And then there’s the fact that sometimes the background check system fails. NICS is not a 100-percent absolute system, and time has shown that gun background checks can only be as reliable as the records they contain. Devin Kelley, the Texas Church madman, was prohibited by law to own or purchase a firearm because of a domestic violence conviction while in the Air Force. Yet Kelley purchased four firearms between 2014 and 2017, completing Form 4473 and being approved each time by NICS.
In this case, the Air Force failed to report the court marshall to the FBI’s National Crime Information Center, which the NICS relies on for information. So, again, the system is only as good as the information it contains.
(It’s also worth pointing out that Kelley’s murderous rampage was stopped by a private citizen, a plumber named Stephen Willeford, who legally owned an AR-15. Kelley was shot in the leg and torso by Willeford, stopping him from murdering more people inside that church before the police could arrive.)
And whereas sometimes the system which gun background checks rely upon is incomplete, in other instances it produces false positives. In other words law-abiding citizens get incorrectly matched by NICS or their respective state-level POC data system with criminals who have similar names. And if that happens to you, then you could be denied your right to own a gun because of a bureaucratic error. Estimates from the Crime Prevention Research Center pointed to 93 percent of initial NICS denials turning out as false positives in 2009 with similar estimates in 2010. (The Obama administration quit reporting these statistics after 2010.) Yes, individuals can appeal this denial and restore their gun rights, but dealing with bureacracy can be an expensive hassle.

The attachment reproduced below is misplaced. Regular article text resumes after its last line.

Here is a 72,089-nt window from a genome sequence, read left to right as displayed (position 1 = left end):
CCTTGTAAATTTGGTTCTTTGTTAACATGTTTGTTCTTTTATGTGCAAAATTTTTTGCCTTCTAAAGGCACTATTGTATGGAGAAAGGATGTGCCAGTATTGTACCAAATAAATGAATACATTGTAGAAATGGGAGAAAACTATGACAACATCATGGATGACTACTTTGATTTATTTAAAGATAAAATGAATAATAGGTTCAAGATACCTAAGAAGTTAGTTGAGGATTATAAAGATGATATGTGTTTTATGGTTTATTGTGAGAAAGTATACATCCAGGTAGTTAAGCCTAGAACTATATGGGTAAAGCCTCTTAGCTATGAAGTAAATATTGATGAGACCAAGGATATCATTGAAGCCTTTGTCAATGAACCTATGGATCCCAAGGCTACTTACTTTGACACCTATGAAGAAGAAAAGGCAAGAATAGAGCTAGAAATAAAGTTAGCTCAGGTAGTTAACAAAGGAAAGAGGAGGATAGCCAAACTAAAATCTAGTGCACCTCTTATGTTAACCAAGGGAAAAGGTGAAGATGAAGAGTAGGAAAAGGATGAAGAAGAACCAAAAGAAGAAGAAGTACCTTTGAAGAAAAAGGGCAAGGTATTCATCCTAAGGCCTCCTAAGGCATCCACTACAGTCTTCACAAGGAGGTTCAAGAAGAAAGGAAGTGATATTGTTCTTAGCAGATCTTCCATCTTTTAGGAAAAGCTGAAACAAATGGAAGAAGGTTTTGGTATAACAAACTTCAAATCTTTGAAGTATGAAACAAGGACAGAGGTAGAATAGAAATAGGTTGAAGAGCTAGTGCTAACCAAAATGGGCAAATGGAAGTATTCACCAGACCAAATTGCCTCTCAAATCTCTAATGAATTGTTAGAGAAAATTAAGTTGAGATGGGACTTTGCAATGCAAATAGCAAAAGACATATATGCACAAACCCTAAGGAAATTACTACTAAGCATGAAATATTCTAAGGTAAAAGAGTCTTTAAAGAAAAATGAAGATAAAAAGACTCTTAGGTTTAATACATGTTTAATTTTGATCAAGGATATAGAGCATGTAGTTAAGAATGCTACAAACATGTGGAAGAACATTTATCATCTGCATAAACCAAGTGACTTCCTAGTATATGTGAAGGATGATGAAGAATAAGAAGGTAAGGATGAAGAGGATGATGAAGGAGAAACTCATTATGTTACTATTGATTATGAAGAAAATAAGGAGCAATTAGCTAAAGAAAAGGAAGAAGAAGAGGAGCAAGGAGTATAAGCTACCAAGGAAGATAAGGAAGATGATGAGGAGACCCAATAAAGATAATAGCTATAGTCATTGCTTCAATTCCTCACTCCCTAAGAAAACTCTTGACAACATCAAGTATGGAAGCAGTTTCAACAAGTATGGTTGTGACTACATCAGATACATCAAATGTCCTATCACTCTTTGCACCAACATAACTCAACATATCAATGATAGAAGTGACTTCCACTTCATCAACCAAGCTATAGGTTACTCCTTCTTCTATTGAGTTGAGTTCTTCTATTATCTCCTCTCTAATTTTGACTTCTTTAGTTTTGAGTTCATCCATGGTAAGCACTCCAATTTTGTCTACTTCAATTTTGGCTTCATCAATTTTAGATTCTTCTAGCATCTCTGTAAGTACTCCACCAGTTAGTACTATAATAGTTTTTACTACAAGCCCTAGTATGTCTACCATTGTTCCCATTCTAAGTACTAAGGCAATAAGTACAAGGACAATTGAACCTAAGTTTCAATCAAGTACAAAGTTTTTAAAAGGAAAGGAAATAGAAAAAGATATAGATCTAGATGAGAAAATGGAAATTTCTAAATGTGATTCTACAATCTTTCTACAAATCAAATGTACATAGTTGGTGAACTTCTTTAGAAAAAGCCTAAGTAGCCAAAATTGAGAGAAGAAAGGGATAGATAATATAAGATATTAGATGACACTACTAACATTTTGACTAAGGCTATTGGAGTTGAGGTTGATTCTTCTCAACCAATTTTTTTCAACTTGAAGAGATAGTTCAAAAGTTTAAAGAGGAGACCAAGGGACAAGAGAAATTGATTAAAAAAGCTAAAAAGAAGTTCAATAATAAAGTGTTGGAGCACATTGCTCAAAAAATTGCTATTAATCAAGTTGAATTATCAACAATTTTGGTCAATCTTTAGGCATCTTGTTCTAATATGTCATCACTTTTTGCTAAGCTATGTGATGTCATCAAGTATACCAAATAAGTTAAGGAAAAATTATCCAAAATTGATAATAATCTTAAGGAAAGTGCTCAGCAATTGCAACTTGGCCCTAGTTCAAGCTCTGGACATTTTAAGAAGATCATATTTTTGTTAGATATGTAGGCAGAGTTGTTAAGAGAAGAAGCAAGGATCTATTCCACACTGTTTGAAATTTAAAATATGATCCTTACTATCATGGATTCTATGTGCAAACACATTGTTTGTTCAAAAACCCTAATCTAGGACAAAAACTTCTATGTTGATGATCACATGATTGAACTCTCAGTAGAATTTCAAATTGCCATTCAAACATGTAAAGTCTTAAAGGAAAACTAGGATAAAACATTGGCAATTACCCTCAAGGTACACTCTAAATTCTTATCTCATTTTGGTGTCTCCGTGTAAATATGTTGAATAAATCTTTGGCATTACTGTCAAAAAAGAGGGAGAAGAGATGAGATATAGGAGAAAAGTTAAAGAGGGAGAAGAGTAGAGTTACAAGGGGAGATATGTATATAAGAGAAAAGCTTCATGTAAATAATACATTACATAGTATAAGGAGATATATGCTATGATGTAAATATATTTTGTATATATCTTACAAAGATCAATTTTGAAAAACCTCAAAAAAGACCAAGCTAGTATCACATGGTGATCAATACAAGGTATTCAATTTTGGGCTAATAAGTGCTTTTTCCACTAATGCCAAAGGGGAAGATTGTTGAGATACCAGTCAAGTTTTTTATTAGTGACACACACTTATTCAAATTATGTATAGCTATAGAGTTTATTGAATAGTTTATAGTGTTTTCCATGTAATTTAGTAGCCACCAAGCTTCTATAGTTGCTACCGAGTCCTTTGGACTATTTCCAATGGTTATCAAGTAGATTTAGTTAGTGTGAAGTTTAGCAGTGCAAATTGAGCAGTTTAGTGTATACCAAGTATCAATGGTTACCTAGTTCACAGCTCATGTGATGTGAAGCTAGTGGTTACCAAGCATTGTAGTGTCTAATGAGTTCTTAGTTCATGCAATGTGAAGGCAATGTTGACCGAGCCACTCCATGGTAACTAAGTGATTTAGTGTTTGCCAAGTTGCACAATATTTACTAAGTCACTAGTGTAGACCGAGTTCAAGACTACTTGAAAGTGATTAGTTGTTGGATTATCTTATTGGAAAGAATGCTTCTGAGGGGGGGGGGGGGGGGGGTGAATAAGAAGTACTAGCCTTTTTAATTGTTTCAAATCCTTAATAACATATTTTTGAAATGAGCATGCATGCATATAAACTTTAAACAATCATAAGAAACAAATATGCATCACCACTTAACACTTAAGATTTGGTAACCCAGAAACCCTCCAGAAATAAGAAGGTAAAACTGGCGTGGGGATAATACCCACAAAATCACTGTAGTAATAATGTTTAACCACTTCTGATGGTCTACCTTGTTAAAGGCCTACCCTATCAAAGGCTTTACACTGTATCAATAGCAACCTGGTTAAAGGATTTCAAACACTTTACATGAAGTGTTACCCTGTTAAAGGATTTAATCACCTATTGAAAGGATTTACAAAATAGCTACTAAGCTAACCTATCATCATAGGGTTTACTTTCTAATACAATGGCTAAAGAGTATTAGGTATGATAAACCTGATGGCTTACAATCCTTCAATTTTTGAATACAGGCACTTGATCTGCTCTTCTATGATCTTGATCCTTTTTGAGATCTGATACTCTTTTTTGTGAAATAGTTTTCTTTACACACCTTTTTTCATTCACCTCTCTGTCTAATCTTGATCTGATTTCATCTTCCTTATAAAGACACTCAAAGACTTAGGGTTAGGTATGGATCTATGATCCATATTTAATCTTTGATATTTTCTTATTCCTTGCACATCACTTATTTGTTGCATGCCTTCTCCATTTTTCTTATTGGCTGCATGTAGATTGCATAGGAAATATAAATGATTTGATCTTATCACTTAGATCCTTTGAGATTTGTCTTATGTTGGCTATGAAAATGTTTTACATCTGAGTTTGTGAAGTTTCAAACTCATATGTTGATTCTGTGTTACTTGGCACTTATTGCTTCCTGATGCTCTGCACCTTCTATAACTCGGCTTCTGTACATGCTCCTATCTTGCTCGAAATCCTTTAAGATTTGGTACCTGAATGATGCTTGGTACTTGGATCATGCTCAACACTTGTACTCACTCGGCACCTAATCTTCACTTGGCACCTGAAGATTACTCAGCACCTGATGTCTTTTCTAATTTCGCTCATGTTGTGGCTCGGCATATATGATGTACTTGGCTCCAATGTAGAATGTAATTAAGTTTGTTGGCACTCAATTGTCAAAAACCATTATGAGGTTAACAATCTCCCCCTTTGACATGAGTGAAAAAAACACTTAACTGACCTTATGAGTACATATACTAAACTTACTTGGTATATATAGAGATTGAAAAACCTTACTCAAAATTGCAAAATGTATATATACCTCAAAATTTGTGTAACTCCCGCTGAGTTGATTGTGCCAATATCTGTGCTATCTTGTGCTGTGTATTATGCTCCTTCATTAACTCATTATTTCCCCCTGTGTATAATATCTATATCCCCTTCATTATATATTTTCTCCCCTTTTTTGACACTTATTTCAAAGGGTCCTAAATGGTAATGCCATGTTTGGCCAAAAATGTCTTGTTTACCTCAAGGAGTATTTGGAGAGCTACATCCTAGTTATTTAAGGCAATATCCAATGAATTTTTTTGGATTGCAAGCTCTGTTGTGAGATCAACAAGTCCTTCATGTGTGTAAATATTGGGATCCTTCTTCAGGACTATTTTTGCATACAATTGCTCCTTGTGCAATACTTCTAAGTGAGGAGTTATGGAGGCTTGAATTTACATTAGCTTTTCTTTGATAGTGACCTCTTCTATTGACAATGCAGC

The myriad of issues with NICS is why the National Shooting Sports Foundation (NSSF), a trade association representing the firearms industry, launched FixNICS.org in 2013. It is also why the NSSF publishes a yearly ranking of the states based on the number of mental health records they provide relative to their population – to encourage the states to comply with existing federal law, and submit any and all records establishing an individual as a prohibited person to the FBI’s databases. Their goal is to improve the existing system for everyone so that gun background checks are more accurate and complete.